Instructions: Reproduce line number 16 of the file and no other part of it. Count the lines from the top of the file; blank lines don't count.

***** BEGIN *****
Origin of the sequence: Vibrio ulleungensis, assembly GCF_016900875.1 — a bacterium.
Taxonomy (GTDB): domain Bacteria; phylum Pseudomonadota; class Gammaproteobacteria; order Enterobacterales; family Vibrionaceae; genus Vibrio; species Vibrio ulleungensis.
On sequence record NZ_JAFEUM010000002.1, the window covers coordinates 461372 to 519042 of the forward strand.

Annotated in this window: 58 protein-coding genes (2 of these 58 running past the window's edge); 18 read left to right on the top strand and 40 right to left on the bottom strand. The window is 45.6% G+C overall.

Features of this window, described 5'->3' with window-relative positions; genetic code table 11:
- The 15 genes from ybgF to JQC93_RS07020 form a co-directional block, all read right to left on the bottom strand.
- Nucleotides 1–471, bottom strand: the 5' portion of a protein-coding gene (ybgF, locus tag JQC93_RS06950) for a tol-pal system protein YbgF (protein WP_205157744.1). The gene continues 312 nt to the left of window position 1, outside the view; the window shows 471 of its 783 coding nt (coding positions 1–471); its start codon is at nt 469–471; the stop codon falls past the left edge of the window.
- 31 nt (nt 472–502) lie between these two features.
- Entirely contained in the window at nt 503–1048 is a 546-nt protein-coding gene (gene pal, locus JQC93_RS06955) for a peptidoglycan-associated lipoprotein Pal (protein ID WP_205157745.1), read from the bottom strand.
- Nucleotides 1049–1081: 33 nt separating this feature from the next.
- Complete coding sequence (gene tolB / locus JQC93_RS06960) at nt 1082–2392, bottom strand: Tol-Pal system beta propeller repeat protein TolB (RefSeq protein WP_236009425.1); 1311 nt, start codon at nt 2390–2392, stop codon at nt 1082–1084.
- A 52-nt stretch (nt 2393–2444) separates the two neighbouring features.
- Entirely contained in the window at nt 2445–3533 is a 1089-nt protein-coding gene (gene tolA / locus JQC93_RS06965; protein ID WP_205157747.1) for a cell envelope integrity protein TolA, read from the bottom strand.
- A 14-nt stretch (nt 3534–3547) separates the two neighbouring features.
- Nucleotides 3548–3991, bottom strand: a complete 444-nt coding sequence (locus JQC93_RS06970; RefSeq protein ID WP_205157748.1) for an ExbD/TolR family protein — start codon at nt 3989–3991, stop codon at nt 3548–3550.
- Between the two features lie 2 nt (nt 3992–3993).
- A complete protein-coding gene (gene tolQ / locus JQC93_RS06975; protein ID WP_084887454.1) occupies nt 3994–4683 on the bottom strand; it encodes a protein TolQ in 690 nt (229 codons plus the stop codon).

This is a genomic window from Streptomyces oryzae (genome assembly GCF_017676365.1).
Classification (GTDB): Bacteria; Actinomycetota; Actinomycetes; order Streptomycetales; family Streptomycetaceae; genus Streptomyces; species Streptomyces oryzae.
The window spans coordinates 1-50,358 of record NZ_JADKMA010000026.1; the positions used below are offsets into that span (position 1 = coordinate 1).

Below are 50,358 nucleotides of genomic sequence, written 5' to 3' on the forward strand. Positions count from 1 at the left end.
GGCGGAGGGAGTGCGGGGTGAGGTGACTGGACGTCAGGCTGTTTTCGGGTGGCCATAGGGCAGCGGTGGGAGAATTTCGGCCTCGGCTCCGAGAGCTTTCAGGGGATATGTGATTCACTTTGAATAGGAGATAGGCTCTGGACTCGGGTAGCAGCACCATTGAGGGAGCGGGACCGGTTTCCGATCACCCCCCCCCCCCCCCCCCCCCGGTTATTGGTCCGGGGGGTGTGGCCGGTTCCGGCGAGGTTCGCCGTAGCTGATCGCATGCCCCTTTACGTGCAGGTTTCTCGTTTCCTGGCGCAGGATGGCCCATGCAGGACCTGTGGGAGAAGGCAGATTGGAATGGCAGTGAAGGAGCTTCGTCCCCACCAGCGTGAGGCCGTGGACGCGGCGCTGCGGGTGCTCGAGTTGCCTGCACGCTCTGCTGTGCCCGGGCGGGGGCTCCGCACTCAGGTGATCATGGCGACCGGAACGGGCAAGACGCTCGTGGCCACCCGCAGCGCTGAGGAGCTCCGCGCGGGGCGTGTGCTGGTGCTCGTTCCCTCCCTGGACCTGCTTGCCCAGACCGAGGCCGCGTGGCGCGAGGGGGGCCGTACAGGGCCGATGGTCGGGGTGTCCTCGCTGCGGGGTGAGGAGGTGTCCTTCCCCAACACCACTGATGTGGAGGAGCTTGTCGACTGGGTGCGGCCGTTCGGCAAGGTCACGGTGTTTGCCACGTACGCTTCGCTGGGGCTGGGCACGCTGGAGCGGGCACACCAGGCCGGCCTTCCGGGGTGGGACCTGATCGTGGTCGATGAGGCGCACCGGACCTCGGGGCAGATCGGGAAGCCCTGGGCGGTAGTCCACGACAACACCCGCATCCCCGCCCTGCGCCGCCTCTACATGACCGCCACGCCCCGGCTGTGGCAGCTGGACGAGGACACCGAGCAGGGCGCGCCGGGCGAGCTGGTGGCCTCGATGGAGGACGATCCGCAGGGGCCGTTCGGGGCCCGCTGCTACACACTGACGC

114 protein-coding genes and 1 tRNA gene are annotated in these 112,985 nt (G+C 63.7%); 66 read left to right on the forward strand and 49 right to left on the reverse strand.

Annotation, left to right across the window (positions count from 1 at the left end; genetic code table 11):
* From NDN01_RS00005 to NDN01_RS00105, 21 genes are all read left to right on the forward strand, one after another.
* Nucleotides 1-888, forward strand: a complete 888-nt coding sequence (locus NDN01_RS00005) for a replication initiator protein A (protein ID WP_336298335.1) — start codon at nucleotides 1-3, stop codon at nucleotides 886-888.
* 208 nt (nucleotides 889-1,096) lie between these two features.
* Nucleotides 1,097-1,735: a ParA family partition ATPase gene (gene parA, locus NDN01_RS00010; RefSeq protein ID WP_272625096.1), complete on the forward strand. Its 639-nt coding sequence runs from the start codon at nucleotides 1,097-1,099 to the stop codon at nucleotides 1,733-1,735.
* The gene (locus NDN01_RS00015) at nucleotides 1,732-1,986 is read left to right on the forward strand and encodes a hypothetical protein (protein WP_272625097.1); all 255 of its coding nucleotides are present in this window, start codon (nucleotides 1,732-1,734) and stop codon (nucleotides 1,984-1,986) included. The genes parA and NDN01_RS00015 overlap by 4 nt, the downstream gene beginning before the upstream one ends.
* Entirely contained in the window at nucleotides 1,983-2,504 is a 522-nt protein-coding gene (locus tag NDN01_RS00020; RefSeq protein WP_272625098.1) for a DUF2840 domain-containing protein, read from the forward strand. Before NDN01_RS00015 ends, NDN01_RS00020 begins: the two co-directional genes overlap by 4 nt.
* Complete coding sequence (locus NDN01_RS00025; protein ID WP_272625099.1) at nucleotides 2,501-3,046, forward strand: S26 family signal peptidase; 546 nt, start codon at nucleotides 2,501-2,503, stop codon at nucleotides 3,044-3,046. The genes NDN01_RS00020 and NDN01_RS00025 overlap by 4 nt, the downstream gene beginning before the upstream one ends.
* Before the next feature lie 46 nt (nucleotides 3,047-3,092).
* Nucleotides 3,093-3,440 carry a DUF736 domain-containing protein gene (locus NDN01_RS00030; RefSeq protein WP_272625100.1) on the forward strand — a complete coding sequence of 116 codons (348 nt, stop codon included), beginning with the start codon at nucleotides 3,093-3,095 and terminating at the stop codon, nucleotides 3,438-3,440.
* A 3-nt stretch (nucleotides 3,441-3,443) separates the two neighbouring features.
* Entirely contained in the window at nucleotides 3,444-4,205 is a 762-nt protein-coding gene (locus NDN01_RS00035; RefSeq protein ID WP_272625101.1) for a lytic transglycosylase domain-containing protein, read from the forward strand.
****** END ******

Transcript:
- Between the two features lie 2 nt (nt 3992–3993).